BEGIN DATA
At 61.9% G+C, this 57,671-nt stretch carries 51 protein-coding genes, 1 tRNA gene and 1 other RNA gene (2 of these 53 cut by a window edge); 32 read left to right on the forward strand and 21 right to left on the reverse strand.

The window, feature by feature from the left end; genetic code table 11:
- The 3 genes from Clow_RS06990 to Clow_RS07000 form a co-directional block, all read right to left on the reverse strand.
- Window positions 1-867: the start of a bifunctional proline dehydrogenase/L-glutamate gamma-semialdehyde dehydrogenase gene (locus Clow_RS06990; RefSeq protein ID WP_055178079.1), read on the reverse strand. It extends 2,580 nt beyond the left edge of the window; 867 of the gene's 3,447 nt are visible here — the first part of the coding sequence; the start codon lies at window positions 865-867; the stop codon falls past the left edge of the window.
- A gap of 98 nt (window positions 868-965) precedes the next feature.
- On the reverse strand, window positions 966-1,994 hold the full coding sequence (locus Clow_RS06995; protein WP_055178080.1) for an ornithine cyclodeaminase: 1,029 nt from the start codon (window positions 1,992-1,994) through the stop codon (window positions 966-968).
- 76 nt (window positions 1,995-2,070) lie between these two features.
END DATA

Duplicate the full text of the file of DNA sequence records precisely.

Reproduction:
At 61.9% G+C, this 57,671-nt stretch carries 51 protein-coding genes, 1 tRNA gene and 1 other RNA gene (2 of these 53 cut by a window edge); 32 read left to right on the forward strand and 21 right to left on the reverse strand.

The window, feature by feature from the left end; genetic code table 11:
- The 3 genes from Clow_RS06990 to Clow_RS07000 form a co-directional block, all read right to left on the reverse strand.
- Window positions 1-867: the start of a bifunctional proline dehydrogenase/L-glutamate gamma-semialdehyde dehydrogenase gene (locus Clow_RS06990; RefSeq protein ID WP_055178079.1), read on the reverse strand. It extends 2,580 nt beyond the left edge of the window; 867 of the gene's 3,447 nt are visible here — the first part of the coding sequence; the start codon lies at window positions 865-867; the stop codon falls past the left edge of the window.
- A gap of 98 nt (window positions 868-965) precedes the next feature.
- On the reverse strand, window positions 966-1,994 hold the full coding sequence (locus Clow_RS06995; protein WP_055178080.1) for an ornithine cyclodeaminase: 1,029 nt from the start codon (window positions 1,992-1,994) through the stop codon (window positions 966-968).
- 76 nt (window positions 1,995-2,070) lie between these two features.